Chicago, Illinois -- Today, we are commemorating two couples who not only survived, but also built their lives together after the Eastland Disaster: Bertha Wintermute and James Hays and Mildred Pavlik and Robert Boyte.
Bertha Wintermute was a 23-year-old stenographer at Western Electric Company when she embarked on the Eastland with her 27-year-old fiancé, James Hays, and her 7-year-old niece, Hazel Myers. Less than a year after the disaster, on April 22, 1916, Bertha and James were married in Chicago. They had one child together: James Hays, Jr., born on July 25, 1922, in Chicago, and died on August 27, 2011, in Kewanee, Illinois.
James, Sr. died on September 22, 1923, in Chicago, and is buried in Forest Home Cemetery, located in Chicago, Illinois.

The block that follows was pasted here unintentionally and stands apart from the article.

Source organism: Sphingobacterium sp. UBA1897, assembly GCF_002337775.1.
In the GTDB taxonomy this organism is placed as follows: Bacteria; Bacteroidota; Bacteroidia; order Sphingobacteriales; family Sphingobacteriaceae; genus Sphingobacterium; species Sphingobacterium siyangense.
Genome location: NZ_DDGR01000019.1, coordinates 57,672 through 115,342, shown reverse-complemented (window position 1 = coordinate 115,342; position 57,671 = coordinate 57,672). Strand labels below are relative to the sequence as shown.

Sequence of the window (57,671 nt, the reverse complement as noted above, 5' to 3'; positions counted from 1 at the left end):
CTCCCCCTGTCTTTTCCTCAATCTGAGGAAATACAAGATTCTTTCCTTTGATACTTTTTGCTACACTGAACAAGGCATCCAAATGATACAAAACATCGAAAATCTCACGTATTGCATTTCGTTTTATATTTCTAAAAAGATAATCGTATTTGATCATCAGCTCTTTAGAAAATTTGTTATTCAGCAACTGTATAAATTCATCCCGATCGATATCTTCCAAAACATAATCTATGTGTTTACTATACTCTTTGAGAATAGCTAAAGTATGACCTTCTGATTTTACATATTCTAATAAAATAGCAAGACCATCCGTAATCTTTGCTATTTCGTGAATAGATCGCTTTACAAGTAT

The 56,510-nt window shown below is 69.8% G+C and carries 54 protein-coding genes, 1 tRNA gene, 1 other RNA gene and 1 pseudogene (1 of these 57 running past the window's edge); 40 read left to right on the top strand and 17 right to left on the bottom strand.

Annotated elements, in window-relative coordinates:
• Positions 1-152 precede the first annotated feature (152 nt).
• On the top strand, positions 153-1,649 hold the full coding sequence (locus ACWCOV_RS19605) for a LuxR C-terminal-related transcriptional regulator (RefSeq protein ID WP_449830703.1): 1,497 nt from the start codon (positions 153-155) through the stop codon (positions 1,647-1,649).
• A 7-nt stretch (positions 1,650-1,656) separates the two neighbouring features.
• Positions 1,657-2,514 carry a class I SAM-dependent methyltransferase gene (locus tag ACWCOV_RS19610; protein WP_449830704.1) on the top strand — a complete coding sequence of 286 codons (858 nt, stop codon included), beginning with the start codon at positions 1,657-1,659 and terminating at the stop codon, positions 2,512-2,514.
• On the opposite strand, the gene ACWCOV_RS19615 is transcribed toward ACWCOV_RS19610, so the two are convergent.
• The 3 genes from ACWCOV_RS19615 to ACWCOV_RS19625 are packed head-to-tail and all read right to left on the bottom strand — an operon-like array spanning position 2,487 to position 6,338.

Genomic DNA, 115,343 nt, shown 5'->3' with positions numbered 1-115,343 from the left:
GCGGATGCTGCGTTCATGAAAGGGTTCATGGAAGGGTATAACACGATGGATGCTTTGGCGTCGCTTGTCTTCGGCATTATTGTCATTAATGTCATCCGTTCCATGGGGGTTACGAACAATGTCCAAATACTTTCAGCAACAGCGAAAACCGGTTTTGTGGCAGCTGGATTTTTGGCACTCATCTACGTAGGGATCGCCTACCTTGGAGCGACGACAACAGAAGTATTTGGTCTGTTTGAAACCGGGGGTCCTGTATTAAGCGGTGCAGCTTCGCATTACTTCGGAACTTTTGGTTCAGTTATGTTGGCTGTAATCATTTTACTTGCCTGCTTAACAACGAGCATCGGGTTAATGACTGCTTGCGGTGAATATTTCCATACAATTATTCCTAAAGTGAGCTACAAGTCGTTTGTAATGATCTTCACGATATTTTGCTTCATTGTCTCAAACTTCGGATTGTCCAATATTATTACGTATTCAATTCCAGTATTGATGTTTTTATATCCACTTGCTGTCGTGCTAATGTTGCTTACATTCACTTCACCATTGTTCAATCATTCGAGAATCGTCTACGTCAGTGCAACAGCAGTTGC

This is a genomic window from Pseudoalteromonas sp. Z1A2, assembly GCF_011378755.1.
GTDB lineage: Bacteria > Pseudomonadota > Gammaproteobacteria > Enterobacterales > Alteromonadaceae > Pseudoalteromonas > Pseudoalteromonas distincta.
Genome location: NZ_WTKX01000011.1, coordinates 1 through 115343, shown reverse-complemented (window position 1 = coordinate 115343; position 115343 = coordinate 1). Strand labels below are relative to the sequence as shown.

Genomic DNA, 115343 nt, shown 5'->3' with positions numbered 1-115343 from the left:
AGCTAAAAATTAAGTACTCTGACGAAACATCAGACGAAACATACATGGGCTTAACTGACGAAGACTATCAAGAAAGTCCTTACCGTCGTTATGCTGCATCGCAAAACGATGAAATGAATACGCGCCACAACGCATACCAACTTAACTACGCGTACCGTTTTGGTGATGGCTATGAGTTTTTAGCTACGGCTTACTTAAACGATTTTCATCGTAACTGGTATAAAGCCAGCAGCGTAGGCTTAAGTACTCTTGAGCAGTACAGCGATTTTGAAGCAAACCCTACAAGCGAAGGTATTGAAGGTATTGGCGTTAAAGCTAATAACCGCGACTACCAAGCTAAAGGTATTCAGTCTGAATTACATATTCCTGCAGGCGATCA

Bertha later remarried Morris M. Stephens. They lived in Berwyn, Cook County, Illinois, before relocating to Henry County, Illinois. Bertha died in February 1978 in Kewanee, Henry County, Illinois, and is in Galva Cemetery, located in Galva, Knox County, Illinois.
Mildred Pavlik was 17 years old when she and her 25-year-old boyfriend, Robert Boyte, an electrician at Western Electric Company, boarded the Eastland together. Robert’s 17-year-old sister, Celina, also survived the Eastland tragedy. Shortly after Mildred and Robert survived the Eastland Disaster, they wed on September 18, 1915, in Chicago. They had four children together: Robert George (1917-2007), Doris Marie (1918-2001), Lorriane Lucille (1919-1996), and Laverne Shirely (1922-2003).
Mildred died on June 23, 1958, in McHenry, McHenry County, Illinois. Robert died a few years later on March 10, 1962, and is buried in Wauconda Cemetery, located in Wauconda, Lake County, Illinois.